Tim Pratt: I don’t think you can compare the two, I mean I think that obviously if you are the valedictorian you are an extra ordinary student. If you are a star athlete, you know, you’ve got great gifts that you are bringing as well as the Academic Profile to go with it. And so, if you are a star athlete with D’s you are probably not going to be faring too well in the College Process, so again, doing well in schools and having a transcript is always going to be paramount.
AK: So what are College Admission Officers looking for in a High School student in general?
Tim Pratt: Well lots of different things! I mean I don’t think you can put a box around what they are looking for. They are trying to build a class, and a class that is diverse in all of its connotations. Diverse in terms of backgrounds, in terms of interest, in terms of strengths, in terms of areas that they might major in. They are trying to build a community of learners and so every individual member of that class will contribute in some way or ways to that, so there isn’t one thing that an Admissions Officer is looking for in a candidate. They are looking for students who are eager and passionate and intellectually curious and who are going to engage in their community.
AK: So as you are playing three (3) rolls at the St Paul School where you happen to have the rare opportunity to be in College Counseling, a Coach and a Parent, how would you recommend are the best ways for each -in their own way- assist and best support a student through the process.
Tim Pratt: How to support them? I mean, I think just to listen and engage them and to try and empower them to take the lead but also with the tools and the support so that they can navigate it successfully. That means, not doing it on their own but not leading them by the hand through it either. It’s a process where students learn a lot about themselves and become more mature and hopefully better prepared to succeed in College and not just to get into College. So I think generally speaking it’s to be that support system for them as they are going through the process.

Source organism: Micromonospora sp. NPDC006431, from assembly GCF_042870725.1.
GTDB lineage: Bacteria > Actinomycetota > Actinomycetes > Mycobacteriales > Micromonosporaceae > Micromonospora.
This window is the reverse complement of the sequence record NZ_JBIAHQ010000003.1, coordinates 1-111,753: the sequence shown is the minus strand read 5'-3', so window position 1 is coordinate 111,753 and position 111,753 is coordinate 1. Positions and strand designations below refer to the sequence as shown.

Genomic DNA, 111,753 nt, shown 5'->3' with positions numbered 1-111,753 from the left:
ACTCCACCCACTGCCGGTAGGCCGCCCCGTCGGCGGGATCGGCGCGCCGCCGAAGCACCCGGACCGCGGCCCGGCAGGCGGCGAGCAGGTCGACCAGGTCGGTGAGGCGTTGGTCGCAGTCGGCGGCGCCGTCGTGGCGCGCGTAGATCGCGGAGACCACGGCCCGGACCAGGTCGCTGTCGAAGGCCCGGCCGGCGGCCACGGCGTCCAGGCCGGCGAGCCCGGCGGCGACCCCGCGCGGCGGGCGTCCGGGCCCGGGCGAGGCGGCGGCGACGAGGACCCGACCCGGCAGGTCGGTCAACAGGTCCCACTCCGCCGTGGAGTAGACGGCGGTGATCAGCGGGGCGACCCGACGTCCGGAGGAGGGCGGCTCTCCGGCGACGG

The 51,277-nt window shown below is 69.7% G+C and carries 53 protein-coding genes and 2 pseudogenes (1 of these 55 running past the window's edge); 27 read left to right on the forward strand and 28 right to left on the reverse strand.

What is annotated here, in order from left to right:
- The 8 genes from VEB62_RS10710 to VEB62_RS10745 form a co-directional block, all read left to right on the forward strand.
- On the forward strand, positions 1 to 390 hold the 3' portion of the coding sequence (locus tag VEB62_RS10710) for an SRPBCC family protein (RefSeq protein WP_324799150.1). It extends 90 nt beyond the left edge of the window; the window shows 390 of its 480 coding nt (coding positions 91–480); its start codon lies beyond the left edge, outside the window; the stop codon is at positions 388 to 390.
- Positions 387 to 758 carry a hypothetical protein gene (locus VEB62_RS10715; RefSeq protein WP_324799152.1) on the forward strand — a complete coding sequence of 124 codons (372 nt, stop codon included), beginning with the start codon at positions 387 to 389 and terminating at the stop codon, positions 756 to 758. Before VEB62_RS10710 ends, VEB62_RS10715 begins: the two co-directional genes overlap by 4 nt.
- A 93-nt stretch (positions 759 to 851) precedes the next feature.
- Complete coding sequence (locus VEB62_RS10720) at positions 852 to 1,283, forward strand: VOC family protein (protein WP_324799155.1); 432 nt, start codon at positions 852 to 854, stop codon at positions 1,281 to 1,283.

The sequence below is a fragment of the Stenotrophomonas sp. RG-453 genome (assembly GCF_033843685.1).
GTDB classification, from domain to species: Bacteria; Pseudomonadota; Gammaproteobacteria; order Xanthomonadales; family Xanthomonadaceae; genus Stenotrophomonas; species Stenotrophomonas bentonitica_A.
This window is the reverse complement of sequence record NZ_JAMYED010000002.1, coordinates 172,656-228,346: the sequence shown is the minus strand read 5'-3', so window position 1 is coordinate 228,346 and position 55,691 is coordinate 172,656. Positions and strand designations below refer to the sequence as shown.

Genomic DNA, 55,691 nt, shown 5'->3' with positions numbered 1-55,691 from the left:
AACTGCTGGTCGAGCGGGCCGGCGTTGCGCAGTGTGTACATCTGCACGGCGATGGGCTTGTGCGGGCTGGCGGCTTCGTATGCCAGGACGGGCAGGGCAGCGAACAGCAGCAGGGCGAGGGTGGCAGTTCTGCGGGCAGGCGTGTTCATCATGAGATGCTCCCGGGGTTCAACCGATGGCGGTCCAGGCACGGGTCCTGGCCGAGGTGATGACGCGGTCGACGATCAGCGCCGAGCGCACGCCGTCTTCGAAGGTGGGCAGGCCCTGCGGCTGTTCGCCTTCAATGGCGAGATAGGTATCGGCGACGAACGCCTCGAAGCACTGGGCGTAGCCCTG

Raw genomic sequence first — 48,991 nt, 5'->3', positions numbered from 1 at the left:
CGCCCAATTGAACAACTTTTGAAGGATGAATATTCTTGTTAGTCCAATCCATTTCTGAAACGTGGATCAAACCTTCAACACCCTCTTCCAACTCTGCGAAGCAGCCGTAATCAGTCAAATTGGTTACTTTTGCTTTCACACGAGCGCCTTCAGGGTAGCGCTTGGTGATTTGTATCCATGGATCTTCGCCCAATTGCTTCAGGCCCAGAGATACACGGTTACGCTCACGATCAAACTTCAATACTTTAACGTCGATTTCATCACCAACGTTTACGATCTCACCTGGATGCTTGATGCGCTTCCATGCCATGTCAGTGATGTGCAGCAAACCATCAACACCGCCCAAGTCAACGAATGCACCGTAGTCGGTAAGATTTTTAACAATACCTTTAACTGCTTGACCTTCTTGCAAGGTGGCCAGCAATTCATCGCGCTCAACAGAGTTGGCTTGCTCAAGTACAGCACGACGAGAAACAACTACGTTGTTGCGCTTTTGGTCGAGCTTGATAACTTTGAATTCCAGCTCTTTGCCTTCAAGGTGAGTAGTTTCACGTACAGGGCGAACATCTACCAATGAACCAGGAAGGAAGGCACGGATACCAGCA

AK: So, sometimes the College Counseling Office gets a bad rap, because a lot of students feel the College Counseling Office’s responsibility to get them into their school of choice. What is one misconception you would want to clear up? What do you wish people would understand about your office as well as the overall process?
Tim Pratt: Well, probably that, our role is to help educate students about the options available to them. Certainly, to support and advocate for them in the process, but we are not a part of the decision making side of that, and actually those decisions usually are made in a committee by a lot of people with a round the table where everybody has one vote. And so the way we can influence the process most is in our work with students. Helping them craft a really well balanced list, and it’s not by shoe horning people in. It’s just not how it works. But certainly, we advocate strongly for all our students, and enjoy doing that because it’s great to get to know High School students and all their hopes and dreams and support them in that.
AK: I appreciate you taking the time to speak with me today about the overall process in helping high school athletes as well as high school students. Also thank you for giving great advice for parents, coaches, as well as other individuals within the College Counseling profession. Is there anything else that you would like to add that you think would be very valuable for individuals to know?
Tim Pratt: I guess just that, to remember, always remember that getting into College is the beginning, it’s not end, and that what you do when you get there is going really be the determinant of how successful you are in the College Application Process, and that is where you have the control over how this all plays out for you. There are lots of great schools where you can be successful. And most important thing is it’s about the student and not the school.
AK: Thank You! I appreciate it. Thanks for taking the time. We are just here with Tim Pratt, the Director of College Advising at the St. Paul’s School in Concord, New Hampshire. This is Coach AK with ASKCOACHAK.COM. Until next time. Thank you!!